Reinhart’s one-year deal part of a ‘prove-it’ season for Sabres

Reinhart's one-year deal part of a 'prove-it' season for Sabres
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In the short term, the Buffalo Sabres settled things with Sam Reinhart, signing him for one year at $5.2 million. Before anything else, the Sabres avoided going through salary arbitration with Reinhart, who is 24.

Sometimes, you can look at such decisions in a vacuum, and this post will touch on Reinhart alone. But the more interesting picture comes into focus when you zoom out. You see, this isn’t just a “prove it” season for Reinhart, but for many other Sabres. Really, you could argue that the 2020-21 NHL season is a “prove it” campaign for the franchise as a whole.

Sabres sign Sam Reinhart: one year, $5.2 million

First, let’s get into the Reinhart deal.

It’s easy to see why this contract makes sense for the Sabres and Reinhart. From Buffalo’s perspective, they save a little money (some expected Reinhart to sign for more). That could be quite relevant if the financial landscape leans toward a worst-case scenario.

But the Sabres also get the chance to grab more intel on Reinhart before committing to term.

Once Sabres fans get past the idea that they could have drafted Leon Draisaitl at second overall in 2014 instead, it’s clear Reinhart’s been producing. Reinhart scored 22 goals or more in four of his five full NHL seasons. He managed 50 points in just 69 games in 2019-20, which would translate to almost a 60-point season. That would put last season just a touch behind his 2018-19 peak, when Reinhart scored 65 points.

Yet, when you dig deeper, it’s tougher to determine how much of that is based on playing with Jack Eichel vs. Reinhart being a difference-maker to the point of commanding a huge, long-term contract. As John Vogl noted for The Athletic (sub required), Reinhart benefited the most from Eichel elevation.

During the past two seasons, Reinhart has skated with Jack Eichel for 1,875 minutes at even strength. The next center on the list is Evan Rodrigues, who had Reinhart’s services for just 213 minutes, according to Natural Stat Trick.

When you isolate for Reinhart’s individual impact, well … let’s just say you might want to get a look at how Reinhart might fair with, say, Eric Staal instead of Eichel. Consider how average Reinhart’s Hockey Viz isolated impact chart looks:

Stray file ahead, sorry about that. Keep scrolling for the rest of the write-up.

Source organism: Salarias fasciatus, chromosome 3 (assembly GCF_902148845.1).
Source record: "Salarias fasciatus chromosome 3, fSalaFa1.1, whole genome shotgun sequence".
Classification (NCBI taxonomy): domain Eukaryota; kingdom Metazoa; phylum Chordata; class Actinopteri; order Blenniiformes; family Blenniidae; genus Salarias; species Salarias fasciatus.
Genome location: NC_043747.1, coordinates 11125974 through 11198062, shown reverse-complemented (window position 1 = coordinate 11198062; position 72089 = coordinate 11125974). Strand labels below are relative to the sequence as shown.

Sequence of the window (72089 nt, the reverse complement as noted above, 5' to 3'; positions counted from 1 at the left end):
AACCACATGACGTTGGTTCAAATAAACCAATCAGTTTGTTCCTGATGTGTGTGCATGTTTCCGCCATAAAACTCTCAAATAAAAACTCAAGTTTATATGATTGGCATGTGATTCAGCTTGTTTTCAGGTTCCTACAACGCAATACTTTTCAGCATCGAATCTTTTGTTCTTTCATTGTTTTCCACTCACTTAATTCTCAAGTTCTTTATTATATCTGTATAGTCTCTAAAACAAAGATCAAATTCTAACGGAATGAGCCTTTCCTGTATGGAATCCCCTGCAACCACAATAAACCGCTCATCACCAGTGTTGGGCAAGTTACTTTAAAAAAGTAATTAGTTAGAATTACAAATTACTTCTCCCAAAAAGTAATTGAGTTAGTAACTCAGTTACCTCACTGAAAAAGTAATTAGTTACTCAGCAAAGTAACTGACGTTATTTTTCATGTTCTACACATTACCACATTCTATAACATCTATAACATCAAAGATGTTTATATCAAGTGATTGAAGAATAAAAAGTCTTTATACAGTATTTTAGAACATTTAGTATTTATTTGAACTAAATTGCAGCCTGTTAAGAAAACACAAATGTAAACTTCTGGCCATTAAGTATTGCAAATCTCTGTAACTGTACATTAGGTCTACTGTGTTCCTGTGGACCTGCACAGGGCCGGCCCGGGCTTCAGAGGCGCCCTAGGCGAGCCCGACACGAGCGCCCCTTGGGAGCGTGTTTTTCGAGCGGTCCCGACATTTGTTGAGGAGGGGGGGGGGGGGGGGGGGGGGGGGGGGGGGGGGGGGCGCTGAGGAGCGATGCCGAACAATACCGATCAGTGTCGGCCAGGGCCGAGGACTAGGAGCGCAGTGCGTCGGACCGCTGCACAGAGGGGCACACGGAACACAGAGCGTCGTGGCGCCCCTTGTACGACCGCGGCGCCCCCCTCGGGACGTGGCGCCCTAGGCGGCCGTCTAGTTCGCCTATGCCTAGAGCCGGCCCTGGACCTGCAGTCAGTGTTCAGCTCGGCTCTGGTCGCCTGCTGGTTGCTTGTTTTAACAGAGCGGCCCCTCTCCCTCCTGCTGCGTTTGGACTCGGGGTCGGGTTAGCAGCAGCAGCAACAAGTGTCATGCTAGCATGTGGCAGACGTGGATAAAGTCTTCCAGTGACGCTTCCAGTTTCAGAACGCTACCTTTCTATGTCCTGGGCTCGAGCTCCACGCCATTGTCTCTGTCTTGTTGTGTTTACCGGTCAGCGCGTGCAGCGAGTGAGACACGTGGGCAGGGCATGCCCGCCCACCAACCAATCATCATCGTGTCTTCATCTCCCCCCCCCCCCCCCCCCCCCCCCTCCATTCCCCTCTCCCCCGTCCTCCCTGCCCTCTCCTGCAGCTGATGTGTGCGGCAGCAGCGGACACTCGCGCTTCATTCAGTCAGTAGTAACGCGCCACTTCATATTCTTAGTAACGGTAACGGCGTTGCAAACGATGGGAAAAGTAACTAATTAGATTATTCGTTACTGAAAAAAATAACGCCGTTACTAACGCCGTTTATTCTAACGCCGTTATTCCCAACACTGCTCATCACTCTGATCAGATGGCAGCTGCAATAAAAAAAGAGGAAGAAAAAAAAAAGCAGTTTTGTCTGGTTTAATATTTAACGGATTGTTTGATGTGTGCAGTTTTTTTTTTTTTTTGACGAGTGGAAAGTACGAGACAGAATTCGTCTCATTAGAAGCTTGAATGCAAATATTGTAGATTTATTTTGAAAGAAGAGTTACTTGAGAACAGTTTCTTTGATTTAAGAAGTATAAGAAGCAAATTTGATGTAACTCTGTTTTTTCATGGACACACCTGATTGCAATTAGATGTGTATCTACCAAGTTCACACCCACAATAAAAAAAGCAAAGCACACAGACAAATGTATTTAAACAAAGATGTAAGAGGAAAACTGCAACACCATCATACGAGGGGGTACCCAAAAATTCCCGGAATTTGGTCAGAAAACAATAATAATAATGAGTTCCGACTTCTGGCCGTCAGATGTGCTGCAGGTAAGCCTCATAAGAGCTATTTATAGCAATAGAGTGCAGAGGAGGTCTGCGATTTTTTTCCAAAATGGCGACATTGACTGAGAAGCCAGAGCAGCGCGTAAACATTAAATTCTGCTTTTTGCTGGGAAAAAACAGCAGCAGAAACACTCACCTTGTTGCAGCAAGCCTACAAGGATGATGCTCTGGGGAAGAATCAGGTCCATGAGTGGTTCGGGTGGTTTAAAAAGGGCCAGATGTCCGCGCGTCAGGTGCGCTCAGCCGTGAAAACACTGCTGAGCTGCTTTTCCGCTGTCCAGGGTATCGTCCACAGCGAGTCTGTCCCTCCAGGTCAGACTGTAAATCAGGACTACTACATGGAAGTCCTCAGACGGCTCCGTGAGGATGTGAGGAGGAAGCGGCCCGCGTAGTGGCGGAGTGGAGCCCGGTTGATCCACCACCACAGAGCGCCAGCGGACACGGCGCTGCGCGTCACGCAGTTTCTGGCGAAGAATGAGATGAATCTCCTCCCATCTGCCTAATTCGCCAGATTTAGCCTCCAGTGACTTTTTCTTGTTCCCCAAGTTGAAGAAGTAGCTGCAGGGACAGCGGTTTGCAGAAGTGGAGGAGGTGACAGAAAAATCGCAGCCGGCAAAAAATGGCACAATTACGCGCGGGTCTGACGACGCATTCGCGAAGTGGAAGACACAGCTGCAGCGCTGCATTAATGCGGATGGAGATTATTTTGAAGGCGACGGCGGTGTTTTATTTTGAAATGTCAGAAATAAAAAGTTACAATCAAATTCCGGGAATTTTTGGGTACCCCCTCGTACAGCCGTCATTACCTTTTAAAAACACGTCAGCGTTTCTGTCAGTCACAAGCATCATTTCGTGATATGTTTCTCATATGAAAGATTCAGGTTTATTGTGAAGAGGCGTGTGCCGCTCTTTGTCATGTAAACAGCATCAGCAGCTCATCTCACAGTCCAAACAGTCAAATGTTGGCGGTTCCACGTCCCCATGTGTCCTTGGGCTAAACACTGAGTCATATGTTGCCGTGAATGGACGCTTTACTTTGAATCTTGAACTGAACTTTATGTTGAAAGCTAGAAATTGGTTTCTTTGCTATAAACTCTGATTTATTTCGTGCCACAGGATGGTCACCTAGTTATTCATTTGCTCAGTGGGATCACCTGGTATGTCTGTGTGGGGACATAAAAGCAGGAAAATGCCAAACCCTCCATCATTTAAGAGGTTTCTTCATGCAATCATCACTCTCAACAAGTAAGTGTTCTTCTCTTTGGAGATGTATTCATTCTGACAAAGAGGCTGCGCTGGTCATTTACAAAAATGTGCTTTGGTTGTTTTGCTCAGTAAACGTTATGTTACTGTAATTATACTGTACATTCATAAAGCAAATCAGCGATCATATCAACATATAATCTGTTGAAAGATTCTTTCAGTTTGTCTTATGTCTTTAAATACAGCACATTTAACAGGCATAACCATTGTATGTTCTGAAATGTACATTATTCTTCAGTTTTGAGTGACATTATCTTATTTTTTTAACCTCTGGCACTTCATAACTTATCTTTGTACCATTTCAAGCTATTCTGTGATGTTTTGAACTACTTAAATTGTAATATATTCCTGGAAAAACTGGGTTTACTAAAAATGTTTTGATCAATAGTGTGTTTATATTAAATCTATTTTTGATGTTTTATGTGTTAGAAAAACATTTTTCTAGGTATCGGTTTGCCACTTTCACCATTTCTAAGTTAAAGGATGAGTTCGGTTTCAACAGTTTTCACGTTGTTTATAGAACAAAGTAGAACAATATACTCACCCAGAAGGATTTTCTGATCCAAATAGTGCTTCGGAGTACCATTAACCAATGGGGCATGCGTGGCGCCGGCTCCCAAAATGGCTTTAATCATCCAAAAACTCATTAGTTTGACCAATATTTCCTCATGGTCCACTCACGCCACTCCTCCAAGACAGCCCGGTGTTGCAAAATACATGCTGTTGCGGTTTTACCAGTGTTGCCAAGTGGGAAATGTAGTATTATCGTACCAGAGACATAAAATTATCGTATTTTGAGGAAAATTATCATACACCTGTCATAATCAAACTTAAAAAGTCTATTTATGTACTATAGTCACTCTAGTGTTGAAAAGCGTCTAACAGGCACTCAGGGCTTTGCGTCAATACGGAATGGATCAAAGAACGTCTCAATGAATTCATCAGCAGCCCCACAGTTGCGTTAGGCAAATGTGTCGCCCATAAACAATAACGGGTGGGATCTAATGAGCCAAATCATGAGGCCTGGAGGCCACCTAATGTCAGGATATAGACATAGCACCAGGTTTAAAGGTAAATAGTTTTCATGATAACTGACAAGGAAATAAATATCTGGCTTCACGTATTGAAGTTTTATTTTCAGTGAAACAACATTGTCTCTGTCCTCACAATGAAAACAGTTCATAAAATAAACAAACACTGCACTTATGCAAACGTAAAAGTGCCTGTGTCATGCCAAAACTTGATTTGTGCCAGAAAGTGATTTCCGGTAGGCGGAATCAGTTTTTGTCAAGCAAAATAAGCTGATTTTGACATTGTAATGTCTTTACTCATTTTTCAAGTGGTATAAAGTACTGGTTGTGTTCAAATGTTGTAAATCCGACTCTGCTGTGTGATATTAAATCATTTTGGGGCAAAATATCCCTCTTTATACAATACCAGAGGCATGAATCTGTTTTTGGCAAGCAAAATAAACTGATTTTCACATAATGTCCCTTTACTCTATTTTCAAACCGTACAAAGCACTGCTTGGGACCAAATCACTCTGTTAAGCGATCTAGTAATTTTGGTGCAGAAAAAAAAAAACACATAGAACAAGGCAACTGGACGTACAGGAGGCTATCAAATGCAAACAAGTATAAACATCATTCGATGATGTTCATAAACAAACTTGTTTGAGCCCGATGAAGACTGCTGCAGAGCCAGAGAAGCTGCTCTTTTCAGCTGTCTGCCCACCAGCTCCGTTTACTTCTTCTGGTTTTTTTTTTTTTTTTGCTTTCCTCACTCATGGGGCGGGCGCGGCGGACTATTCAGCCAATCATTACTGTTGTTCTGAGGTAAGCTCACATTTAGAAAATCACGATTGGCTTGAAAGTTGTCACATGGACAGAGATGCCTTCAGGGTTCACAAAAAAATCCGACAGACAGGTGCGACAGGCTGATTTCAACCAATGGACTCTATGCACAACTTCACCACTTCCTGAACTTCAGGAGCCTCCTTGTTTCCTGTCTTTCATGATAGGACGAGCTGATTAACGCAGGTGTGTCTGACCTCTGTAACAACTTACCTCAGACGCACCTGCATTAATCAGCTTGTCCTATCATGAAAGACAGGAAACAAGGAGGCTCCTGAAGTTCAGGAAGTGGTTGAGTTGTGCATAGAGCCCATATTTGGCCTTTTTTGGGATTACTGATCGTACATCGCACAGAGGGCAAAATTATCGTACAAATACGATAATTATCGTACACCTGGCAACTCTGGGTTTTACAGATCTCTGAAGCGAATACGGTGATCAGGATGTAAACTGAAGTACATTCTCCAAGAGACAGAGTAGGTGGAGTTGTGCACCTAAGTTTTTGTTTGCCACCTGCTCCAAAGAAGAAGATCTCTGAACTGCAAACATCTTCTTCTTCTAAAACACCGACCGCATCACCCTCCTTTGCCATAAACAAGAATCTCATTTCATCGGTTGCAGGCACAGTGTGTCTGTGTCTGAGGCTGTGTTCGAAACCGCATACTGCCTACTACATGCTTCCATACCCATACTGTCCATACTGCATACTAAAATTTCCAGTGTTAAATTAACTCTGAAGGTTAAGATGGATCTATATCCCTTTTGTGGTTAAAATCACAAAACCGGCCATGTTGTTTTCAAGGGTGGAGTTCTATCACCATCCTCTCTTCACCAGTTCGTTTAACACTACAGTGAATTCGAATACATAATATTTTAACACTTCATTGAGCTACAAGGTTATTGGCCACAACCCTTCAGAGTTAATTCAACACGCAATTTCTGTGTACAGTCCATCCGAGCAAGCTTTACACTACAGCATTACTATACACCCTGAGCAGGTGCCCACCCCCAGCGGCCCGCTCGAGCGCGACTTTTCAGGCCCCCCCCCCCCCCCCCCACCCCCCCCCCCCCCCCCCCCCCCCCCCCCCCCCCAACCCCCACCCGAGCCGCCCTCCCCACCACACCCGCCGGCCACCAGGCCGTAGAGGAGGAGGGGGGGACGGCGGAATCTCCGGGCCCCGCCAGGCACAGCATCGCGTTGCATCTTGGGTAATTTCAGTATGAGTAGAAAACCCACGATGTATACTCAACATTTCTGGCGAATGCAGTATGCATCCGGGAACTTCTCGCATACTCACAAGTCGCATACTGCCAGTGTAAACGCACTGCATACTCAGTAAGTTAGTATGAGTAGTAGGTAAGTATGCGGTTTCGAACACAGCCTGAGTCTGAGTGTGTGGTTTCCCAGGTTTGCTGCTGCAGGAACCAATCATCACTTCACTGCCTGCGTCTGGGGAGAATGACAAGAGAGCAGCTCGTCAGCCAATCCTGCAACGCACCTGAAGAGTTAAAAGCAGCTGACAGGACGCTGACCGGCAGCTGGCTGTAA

Reinhart's one-year deal part of a 'prove-it' season for Sabres Hockey Viz
via Hockey Viz

Mind you, this isn’t to say that Reinhart is “bad.” Instead, it’s a matter of determining how good he is.

So, the Sabres get a chance to evaluate Reinhart some more. Reinhart, meanwhile, could set himself up to make a ton of cash. While he’s eligible to be an RFA again after 2020-21, he’ll only be a year away from UFA status. If the Sabres want to keep him, they’d likely need to pay big.

Reinhart could really rake it in if the Sabres take off in 2020-21, especially if he hits the jackpot with Eichel and Taylor Hall as his linemates. Which is a reasonably nice segue to …

A “prove it” year for many Sabres; still some work to do with RFAs

If you believe that greed can be a big motivator for on-ice results, then the 2020-21 Buffalo Sabres could be a fascinating test subject.

It’s not just Reinhart who could see a big gain or drop in money depending upon how the coming season unfolds. Most obviously, Taylor Hall is banking on a huge year to land the long-term contract he likely craves. Whether that’s with the Sabres, or perhaps a more established contender.

Maybe it just boils down to acknowledging uncertainty, but new GM Kevyn Adams hasn’t shackled the Sabres with too much risky term.

In landing Eric Staal in what looks like a great trade, the Sabres commit to the remaining one year and $3.25M Staal generously accepted from the Wild. (Ouch, hopefully Staal’s not too burned by that.)

Along with Staal, Hall, and now Reinhart, Brandon Montour is only on the Sabres’ books for 2020-21. Now, not every short commitment is ideal. Chances are, the Sabres might save money if they extend Rasmus Dahlin now, rather than after a potentially potent contract year to close out his rookie contract.